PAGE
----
Rohit Paranjpe, Co-Founder & CEO, Sugarbox
With invaluable experience in entrepreneurship, he is exclusively skilled in digital content and media knowledge for in-travel, in-store, licensing and OTT.
It is a sign of our times. For almost every need – from ordering food to medicines to consulting a doctor or attending online classes, we have an App. India now has one of the largest Internet user bases in the world. A survey conducted by Atlas VPN, released in September 2020, estimated that the Internet penetration rate in India reached 50% at the start of 2020. This is an extremely rapid rise, when you consider the fact that in 2015, only 19% of Indians actively used the Internet. India’s extremely young population, affordable smartphones and the lowest data rates in the world – all have been factors that have influenced the rise of Internet usage.
The smartphone is one of the biggest factors influencing this rise, as people prefer to use their mobile phones for staying connected all the time. Thanks to huge advances in technology, people today are less restricted by space and time, and can use their travel time more productively by using their Internet-connected devices on the move. Smartphones are now the primary device for consumers, as they are fulfilling multiple needs of the consumer – from communicating, entertaining and improving productivity. This is corroborated by a report from Cisco released in February 2020, that highlights, devices and connections are growing faster (7% CAGR) than the population (1% CAGR) in India.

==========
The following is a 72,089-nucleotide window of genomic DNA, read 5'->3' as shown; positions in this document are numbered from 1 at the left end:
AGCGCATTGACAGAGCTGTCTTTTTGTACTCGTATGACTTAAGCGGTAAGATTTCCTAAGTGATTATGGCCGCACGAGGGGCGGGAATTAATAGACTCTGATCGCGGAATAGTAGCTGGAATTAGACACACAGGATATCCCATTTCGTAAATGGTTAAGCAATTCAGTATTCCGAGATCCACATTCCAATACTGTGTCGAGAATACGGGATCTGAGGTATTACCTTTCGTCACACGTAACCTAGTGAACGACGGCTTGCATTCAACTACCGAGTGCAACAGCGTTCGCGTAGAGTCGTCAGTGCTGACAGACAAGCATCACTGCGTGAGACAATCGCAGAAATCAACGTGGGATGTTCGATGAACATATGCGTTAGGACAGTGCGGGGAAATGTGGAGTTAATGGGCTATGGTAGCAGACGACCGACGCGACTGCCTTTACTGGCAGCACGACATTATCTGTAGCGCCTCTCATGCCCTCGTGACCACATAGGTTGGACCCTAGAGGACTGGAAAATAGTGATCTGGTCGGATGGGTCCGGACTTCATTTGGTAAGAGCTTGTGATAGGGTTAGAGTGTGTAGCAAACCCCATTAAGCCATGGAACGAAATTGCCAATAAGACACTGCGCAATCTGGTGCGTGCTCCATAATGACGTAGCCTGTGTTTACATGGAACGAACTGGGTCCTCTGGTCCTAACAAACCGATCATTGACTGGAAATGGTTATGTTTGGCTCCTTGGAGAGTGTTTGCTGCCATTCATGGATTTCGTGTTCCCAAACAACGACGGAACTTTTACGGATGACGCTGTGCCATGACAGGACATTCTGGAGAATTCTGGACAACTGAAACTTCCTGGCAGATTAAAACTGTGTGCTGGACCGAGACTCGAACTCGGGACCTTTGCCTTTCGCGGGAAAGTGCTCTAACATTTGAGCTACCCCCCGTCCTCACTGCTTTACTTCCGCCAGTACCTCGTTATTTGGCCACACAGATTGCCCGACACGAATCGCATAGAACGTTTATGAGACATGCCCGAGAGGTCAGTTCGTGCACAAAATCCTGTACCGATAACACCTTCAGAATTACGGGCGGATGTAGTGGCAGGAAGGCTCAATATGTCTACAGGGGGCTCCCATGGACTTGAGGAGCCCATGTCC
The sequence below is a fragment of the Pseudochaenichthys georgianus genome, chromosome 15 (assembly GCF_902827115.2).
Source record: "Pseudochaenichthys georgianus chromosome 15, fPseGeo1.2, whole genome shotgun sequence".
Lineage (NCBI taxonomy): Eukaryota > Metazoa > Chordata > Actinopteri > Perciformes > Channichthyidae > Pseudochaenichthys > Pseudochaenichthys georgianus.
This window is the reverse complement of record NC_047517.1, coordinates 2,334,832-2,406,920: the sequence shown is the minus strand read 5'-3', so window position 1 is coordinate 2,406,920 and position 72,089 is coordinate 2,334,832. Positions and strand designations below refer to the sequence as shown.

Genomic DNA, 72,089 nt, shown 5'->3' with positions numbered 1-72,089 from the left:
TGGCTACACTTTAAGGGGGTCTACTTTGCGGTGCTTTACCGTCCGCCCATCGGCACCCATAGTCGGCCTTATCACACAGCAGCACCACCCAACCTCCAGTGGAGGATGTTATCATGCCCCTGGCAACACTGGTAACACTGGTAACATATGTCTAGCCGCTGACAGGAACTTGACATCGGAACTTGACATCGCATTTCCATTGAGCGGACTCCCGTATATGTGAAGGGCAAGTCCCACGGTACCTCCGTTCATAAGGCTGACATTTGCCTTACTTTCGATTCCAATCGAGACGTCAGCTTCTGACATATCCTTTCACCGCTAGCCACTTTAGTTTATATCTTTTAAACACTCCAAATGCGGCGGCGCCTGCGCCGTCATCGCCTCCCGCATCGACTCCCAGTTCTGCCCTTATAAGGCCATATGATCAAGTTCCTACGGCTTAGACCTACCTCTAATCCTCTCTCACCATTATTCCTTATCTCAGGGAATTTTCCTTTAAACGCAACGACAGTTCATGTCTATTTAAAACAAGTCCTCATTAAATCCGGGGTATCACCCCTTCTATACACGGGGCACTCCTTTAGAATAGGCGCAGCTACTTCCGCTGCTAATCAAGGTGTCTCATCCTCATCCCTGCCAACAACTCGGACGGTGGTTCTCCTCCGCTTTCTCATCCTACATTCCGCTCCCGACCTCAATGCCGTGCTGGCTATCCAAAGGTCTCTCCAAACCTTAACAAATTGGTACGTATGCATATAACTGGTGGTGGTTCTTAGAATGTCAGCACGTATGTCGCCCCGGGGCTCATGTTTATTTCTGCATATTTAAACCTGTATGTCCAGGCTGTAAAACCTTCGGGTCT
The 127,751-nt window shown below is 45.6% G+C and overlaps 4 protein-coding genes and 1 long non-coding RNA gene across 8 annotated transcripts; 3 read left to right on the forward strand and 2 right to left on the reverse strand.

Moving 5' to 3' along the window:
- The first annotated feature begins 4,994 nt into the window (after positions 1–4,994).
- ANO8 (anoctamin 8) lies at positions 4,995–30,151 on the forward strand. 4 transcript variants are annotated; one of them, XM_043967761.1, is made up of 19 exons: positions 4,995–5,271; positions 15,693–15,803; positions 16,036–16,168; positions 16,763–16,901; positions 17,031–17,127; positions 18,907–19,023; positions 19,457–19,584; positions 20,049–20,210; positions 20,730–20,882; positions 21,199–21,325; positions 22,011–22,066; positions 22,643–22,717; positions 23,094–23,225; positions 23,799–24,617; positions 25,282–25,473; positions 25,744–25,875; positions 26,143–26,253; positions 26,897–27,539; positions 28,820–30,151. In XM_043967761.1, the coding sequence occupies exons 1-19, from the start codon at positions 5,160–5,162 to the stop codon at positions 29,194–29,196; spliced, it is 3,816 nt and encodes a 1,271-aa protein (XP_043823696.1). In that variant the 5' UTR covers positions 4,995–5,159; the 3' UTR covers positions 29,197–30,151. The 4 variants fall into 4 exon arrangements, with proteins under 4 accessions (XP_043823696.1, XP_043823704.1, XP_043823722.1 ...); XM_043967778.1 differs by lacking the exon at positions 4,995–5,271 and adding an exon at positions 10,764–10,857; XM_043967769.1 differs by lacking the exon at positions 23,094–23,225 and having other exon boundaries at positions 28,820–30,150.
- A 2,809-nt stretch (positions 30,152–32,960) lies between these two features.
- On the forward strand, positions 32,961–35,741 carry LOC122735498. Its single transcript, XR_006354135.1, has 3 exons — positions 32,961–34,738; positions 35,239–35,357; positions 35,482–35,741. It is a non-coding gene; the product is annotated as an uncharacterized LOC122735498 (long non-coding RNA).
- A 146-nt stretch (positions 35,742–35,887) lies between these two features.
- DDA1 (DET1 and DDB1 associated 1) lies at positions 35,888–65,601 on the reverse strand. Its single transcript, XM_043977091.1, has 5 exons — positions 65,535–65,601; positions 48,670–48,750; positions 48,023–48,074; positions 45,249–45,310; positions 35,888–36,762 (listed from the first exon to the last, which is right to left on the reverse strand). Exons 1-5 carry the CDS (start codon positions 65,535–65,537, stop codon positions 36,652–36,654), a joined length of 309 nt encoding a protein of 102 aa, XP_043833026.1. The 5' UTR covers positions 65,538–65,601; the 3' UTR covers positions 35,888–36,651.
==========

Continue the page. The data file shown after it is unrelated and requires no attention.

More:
The impact of the Covid-19 pandemic
The Covid-19 pandemic has further accelerated the shift towards digital media. Every industry now is forced to have a digital touch. This includes schools, banks, retail outlets to even smaller unorganized players such as the vegetable vendor or the kirana shop. A lack of digital presence in the current times where lockdowns and curfews have minimized contact can be detrimental to the survival and competitiveness of any organization that does not have a digital identity. It is common to see QR codes or the UPI ID on a placard of even smaller vendors. Customers now prefer to buy from online stores, triggering a wave of orders from e-commerce stores.
TV sets are slowly evolving to become smart, and it is common to see consumers watching movies or even streaming IPLontheir smart phones. Today, the purchasing journey is shorter than ever, and the consumer has a huge choice of e-commerce portals to pick from. Consumer behaviour is also changing quickly. Shopping lists or favourites are a common feature, which helps customers to quickly order their favourite products.
Reliable connectivity is the need of the hour
Digital has become an integral part of our lives. Almost everything is instant and online – from reading news, ordering food or sharing a moment with our friends. A reliable network or Internet connection is hence needed for ensuring that there are no dropped calls or outages, endless buffers or failed transactions, with consistent and reliable access to data or applications. Customers now care more for reliability than speed, as it ensures continuity of experience.
India, which is one of the largest markets for telecom companies, especially for mobile services, is witnessing a decline in subscribers. At the same time, subscriber complaints are skyrocketing about poor service and network quality of almost all the major mobile service providers. A cursory check on Twitter would reveal that the quality of network and Internet connection is not the same everywhere. Despite paying higher charges for fourth generation (4G) services, subscribers complain that they neither receive the 4G network signal nor the desired download speed. Almost all subscribers witness poor network coverage or signal, which affects call quality and data speed, and frequent call drops across telecom service providers. In certain parts of the country, it is getting difficult to even download a photo on WhatsApp or send files from your e-mail account.